The latest video from Islamic State was its most menacing warning to Britain yet

This is not the first time IS has appeared to threaten Britain, but the appearance of Tower Bridge and Big Ben in its last video is particularly pointed.

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It was the final part of the latest Islamic State video that will have caught the ­attention of the Security Service. After a 15-minute film celebrating the Paris attacks in November, viewers see David Cameron giving a press conference in Downing Street with a message from Islamic State flashing across the screen.

“Whoever stands in the ranks of kufr [the infidels],” it reads, “will be a target for our swords and will fall in humiliation.”

Various London landmarks – Big Ben, Buckingham Palace, Tower Bridge, Trafalgar Square – then appear in rapid succession before the video comes to an abrupt stop. A terrorism analyst sent me a message shortly after the video was released on Sunday. “I would consider it a warning,” he noted. “That wasn’t [there] because they didn’t know how to fill the last segment.” This is not the first time IS has appeared to threaten Britain, but it is the most pointed and menacing warning yet.

I messaged a British member of IS, who is originally from Buckinghamshire, to ask his view. Was it intended to be warning? “Yep,” came the reply. “Do they [the British government] expect us to sit back and do nothing? Idiots.”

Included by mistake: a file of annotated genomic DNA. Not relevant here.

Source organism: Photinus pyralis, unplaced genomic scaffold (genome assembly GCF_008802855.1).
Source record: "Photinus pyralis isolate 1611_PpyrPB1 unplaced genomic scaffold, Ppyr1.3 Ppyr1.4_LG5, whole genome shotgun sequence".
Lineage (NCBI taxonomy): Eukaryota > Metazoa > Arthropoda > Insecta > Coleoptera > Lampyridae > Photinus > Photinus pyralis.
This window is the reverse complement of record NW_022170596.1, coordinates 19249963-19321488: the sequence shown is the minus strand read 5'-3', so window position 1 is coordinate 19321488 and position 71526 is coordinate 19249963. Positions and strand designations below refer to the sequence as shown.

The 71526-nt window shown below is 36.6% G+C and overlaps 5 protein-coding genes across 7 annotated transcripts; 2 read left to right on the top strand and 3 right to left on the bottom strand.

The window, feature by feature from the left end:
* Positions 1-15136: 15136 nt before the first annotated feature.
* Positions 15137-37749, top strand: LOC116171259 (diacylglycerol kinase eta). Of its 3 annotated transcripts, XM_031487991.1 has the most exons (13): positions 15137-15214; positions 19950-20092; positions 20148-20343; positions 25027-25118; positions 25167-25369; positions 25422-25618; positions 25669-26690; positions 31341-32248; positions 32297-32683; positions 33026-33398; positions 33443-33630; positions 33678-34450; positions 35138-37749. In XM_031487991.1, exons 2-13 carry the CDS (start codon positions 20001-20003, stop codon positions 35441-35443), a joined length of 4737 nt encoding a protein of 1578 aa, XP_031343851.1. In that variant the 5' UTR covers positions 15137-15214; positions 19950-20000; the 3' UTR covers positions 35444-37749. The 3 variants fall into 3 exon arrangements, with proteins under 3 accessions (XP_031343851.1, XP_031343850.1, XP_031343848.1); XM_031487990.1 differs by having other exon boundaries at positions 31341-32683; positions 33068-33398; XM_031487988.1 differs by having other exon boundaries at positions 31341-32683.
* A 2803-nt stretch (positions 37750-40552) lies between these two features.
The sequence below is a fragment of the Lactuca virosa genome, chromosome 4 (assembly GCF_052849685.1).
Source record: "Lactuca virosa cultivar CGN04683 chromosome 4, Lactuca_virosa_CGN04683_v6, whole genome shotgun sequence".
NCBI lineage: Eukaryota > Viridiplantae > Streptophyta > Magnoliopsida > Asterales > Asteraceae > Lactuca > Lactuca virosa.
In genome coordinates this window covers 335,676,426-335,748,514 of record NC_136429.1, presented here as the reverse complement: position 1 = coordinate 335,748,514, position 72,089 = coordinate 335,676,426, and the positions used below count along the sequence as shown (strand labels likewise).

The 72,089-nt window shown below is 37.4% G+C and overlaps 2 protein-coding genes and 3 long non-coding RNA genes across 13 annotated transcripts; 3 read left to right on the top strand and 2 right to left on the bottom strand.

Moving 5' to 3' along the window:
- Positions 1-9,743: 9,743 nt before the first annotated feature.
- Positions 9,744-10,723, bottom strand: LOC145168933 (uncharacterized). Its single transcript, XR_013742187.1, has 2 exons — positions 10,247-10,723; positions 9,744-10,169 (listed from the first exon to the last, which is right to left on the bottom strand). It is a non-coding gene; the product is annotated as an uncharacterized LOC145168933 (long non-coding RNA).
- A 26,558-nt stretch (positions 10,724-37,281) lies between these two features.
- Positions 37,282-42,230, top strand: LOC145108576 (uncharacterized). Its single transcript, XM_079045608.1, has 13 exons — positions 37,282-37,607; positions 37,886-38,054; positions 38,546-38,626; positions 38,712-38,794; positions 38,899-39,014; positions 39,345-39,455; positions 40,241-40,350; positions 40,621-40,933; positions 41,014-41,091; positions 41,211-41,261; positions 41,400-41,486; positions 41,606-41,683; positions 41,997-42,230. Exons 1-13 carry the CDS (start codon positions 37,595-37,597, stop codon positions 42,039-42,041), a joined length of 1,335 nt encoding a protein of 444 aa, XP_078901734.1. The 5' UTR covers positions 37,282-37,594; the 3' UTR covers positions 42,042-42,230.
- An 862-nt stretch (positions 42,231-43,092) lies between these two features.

The fighter was referring to parliament’s decision to extend British air strikes to IS targets inside Syria, and to those people who counselled against such action his comments may seem to offer vindication. Yet the facts aren’t so straightforward.

Last July I spoke with another British IS fighter, Abu Rahin Aziz, to get his thoughts on the tenth anniversary of the 7/7 London terrorist bombings. He was bullish, warning of more attacks, and then he explained in careful detail some of the philosophical reasons Britain remains a target for the group.

Such is our position – historic and current – as an important geopolitical actor that IS prioritises a conflict with us. A core component of its eschatological world-view is the need to confront and conquer “Rome”, the prevailing superpower of the Prophet Muhammad’s time.

That Britain is not a Muslim state would forever make us a target, Aziz said. The Buckinghamshire fighter agreed. “We primarily fight wars due to [sic] ppl being disbelievers. Their drones against us are a secondary issue,” he said. “Their kufr against Allah is sufficient of a reason for us to invade and kill them. Only if they stop their kufr will they no longer be a target.”

I still find it staggering to receive such messages. For the past two years I’ve conducted interviews with more than 100 Western fighters with Islamic State, trying to unpack their motivations and experiences. In that time, I have grown desensitised to images of the senseless barbarism of ­Syria’s civil war (though I often wish I hadn’t been exposed to so many).